Unquestionably, a summary, or chronology of events, prepared by a plaintiff at his or her attorney's request, and then turned over to the attorney, is protected by the attorney-client privilege. Hannan v. St. Joseph's Hosp. & Med. Ctr., 318 N.J. Super. 22, 27-28 (App. Div. 1999). Critical to our determination in Hannan that the chronology in question was protected from disclosure was the fact that the "plaintiff's attorney instructed plaintiff to prepare a chronology of facts relating to his medical treatment" in his medical malpractice case. Id. at 27. Plaintiff asserts that Hannan is controlling and requires reversal of the order in question. We disagree.
Hannan is distinguishable from the circumstances in the present matter, as here, neither the original notes created by plaintiff nor the consolidated summary were prepared at the request of counsel. While plaintiff's counsel states in his certification in support of plaintiff's motion for leave to appeal that the consolidated notes "were prepared at the request of counsel during the pendency of the litigation," this statement is contradicted by the record. In her deposition, plaintiff testified that she prepared the consolidated notes before she met with counsel so that she would have a more organized compilation of the information contained in her original notes. The following colloquy occurred:
Q. Why didn't you show him the original notes?
A. It was just a bunch of pieces of paper of handwritten notes. I wanted it to be more consolidated and simpler.
Plaintiff also testified that the consolidated notes were the only notes she ever showed to her attorney.
Q. How about the notes that you originally made? You showed them to [your attorney], did you not?
A. The only thing I remember is what I showed [him] is what I consolidated for him.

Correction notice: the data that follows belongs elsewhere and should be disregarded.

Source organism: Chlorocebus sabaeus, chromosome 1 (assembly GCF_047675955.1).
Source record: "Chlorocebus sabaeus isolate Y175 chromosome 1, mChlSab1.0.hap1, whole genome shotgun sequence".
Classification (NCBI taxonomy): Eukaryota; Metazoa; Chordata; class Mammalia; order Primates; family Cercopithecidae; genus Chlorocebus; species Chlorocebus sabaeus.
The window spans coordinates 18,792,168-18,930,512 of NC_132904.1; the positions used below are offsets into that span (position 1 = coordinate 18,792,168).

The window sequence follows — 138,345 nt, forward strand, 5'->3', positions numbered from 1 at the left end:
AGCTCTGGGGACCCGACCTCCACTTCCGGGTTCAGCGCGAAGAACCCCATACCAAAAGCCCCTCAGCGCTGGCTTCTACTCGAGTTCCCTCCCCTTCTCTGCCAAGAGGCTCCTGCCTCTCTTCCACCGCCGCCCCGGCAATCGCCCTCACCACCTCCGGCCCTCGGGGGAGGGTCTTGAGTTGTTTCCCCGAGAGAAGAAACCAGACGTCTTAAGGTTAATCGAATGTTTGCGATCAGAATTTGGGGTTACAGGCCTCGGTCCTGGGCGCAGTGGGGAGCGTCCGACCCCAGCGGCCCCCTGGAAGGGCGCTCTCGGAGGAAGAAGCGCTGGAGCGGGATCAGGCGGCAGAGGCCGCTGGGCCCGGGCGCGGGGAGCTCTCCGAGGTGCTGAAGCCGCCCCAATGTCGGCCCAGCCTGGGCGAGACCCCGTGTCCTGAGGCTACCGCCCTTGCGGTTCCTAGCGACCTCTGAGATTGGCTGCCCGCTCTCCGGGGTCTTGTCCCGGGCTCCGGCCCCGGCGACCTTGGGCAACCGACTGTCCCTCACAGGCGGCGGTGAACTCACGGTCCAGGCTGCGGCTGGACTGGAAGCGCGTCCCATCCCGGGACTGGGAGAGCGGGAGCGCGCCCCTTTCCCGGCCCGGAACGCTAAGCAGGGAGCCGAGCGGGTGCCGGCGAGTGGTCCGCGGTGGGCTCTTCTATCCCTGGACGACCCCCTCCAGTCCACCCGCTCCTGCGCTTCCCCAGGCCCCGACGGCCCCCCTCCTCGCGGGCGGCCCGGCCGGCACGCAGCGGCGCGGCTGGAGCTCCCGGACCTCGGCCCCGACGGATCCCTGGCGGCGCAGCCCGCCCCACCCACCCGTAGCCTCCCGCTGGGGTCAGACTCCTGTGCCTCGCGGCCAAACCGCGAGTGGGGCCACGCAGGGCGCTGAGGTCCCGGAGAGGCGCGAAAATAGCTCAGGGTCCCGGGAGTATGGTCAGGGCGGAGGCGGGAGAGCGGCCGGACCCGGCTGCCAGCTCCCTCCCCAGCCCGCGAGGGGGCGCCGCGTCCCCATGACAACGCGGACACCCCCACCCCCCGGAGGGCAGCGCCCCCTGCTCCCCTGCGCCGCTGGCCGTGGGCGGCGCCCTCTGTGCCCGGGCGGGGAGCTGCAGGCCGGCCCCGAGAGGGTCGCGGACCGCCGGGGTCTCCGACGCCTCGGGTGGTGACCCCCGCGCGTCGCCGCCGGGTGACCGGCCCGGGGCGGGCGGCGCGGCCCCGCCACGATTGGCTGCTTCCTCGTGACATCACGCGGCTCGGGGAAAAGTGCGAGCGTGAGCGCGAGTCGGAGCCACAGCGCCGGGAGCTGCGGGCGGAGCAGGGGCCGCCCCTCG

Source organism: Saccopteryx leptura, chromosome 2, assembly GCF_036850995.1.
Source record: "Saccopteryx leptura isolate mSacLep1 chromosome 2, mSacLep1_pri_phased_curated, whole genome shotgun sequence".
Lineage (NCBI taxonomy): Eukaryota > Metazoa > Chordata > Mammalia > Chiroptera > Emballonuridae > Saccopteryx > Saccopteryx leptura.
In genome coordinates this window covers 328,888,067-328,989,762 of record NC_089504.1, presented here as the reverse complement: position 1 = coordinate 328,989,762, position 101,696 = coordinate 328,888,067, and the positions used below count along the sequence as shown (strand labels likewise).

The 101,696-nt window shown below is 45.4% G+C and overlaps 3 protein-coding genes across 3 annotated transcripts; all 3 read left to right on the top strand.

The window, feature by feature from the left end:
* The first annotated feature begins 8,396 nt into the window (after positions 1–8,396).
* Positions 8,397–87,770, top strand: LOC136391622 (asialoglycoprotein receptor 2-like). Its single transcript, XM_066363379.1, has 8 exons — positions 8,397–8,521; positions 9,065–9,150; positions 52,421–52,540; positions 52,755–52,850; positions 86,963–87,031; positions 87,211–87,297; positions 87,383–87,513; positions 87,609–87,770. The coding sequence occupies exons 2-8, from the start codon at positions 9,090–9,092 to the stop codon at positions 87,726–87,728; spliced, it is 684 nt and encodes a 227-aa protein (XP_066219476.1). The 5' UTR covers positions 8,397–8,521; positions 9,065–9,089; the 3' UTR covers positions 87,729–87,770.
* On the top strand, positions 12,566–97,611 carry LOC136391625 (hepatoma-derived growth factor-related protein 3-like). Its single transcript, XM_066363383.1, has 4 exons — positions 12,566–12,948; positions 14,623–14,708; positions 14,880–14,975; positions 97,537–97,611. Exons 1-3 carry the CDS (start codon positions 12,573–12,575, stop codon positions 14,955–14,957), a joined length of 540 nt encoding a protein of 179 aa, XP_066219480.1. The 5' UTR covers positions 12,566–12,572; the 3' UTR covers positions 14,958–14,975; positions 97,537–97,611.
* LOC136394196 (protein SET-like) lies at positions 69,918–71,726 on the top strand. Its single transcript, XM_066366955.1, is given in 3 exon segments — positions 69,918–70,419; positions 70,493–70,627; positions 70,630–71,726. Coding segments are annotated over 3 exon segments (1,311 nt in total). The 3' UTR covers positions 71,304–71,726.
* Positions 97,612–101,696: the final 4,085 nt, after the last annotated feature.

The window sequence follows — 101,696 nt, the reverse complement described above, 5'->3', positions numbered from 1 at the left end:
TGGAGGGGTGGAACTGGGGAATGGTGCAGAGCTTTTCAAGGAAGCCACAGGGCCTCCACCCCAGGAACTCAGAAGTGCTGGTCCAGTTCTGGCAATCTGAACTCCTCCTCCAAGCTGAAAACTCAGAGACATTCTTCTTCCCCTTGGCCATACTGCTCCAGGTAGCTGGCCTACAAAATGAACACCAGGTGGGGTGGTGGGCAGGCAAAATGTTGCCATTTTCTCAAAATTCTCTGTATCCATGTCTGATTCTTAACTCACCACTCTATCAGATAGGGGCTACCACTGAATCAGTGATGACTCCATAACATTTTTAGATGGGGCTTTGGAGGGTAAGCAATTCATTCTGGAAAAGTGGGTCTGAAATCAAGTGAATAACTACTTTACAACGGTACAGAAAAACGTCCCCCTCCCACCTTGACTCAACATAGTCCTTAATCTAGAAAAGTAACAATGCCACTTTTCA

Moreover, according to the January 24, 2011 letter plaintiff's counsel prepared, plaintiff showed him the already-prepared summary before she retained his firm:
After conferring with [plaintiff], it was concluded that [plaintiff] must have been mistaken [when she stated in her deposition that she believed she turned those notes over to counsel during our first meeting]. While she may have at some point shown these notes to counsel, we can only conclude that [she] kept the notes, as she probably had not formally retained this firm at that time.
The record demonstrates that plaintiff created the consolidated summary simply by combining, in one document, a series of non-privileged notes that she had previously written on various scraps of paper. As she testified in her deposition, she created the consolidated summary so she would have a more organized version of her original notes to show to her prospective attorney when she first met with him. Notably, nothing in the record suggests, much less establishes, that plaintiff created the summary at the request of counsel.
Because the consolidated summary was not created at the request or direction of counsel, id. at 27-28, and was prepared by plaintiff at her own initiative, the summary was not protected by the attorney-client privilege.*fn1
We agree with defendant that "[i]f anything, the circumstances here are more akin to those in . . . Tractenberg," in which documents not protected by the attorney-client privilege were later turned over to counsel, but that fact alone was insufficient to protect them from disclosure, as "documents do not become cloaked with the lawyer-client privilege merely by the fact of their being passed from client to lawyer." Tractenberg, supra, 416 N.J. Super. at 377. The judge's conclusion, at the time of oral argument, that the notes were protected by the attorney-client privilege was in all likelihood the result of plaintiff's counsel's statement during oral argument that the notes were prepared at his request. As we have noted, the record demonstrates otherwise.
Although we do not adopt the judge's reasons for requiring the turnover of the consolidated summary in discovery, we agree with his ultimate conclusion that the notes are discoverable. We affirm judgments, not reasons. Isko v. Planning Bd. of Livingston, 51 N.J. 162, 175 (1968).